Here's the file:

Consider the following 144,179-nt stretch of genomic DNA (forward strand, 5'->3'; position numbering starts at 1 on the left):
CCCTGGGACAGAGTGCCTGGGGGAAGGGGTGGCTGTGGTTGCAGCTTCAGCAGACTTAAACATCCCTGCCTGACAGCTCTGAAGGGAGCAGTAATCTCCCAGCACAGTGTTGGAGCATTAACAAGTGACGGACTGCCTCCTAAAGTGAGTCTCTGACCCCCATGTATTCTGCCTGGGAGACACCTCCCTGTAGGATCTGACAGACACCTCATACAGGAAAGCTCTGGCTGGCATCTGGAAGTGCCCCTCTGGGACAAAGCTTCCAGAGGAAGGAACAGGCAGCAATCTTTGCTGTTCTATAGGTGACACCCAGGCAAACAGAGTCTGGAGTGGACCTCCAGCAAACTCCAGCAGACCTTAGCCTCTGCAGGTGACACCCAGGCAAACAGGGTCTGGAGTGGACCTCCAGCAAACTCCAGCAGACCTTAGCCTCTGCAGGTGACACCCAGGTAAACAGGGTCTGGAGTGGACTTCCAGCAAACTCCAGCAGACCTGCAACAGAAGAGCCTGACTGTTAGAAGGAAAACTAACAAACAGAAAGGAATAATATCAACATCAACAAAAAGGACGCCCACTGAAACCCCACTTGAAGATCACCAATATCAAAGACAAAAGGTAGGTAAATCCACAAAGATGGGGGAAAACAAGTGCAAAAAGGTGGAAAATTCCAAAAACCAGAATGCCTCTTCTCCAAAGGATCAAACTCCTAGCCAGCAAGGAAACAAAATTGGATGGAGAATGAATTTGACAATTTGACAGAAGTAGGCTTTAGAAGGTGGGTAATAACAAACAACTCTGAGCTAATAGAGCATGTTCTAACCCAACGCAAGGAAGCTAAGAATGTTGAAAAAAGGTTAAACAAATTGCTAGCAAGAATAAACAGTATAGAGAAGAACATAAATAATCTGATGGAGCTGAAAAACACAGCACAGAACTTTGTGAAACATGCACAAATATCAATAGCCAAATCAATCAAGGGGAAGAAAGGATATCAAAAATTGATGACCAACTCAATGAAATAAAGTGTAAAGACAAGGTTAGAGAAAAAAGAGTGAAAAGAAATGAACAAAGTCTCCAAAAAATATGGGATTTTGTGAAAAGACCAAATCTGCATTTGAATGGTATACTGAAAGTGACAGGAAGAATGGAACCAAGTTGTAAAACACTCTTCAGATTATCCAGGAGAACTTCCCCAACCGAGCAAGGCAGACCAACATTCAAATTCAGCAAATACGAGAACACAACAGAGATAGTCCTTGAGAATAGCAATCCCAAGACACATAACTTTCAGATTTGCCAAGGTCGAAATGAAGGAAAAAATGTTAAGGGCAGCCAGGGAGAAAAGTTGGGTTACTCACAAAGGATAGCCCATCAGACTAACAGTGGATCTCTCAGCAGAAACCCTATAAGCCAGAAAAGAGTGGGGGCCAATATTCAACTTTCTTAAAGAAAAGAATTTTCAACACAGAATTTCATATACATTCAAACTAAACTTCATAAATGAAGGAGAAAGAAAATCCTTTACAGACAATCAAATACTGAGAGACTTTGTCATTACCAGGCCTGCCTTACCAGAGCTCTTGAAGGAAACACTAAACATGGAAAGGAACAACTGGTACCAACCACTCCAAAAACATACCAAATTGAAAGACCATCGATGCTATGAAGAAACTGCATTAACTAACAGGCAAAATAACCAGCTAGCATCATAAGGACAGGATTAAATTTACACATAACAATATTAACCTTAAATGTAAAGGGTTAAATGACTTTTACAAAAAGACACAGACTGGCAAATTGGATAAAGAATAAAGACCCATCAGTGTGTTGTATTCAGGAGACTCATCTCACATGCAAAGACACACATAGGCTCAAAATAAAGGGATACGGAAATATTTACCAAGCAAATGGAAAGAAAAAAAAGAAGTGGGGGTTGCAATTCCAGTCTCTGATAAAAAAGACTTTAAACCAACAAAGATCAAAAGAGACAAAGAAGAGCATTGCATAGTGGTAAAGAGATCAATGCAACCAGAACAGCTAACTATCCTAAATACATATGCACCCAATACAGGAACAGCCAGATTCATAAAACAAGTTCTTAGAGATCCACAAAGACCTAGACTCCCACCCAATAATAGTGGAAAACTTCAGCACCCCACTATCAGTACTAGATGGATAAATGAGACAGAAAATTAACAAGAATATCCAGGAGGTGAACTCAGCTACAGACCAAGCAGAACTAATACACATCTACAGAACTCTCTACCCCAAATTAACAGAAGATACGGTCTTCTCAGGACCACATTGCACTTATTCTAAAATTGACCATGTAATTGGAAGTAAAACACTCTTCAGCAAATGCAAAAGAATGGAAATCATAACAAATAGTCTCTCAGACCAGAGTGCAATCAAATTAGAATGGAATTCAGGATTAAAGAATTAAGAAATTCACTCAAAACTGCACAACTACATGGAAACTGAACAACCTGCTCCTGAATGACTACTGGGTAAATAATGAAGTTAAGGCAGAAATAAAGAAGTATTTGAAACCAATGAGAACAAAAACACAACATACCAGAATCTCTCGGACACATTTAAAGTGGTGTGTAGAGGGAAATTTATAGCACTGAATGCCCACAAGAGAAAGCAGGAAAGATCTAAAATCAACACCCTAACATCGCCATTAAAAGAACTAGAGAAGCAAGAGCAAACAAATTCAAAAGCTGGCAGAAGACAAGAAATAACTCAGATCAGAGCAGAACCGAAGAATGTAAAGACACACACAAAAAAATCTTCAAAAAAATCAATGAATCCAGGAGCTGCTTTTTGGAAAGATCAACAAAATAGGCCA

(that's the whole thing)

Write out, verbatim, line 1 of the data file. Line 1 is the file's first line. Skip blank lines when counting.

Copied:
Consider the following 144,179-nt stretch of genomic DNA (forward strand, 5'->3'; position numbering starts at 1 on the left):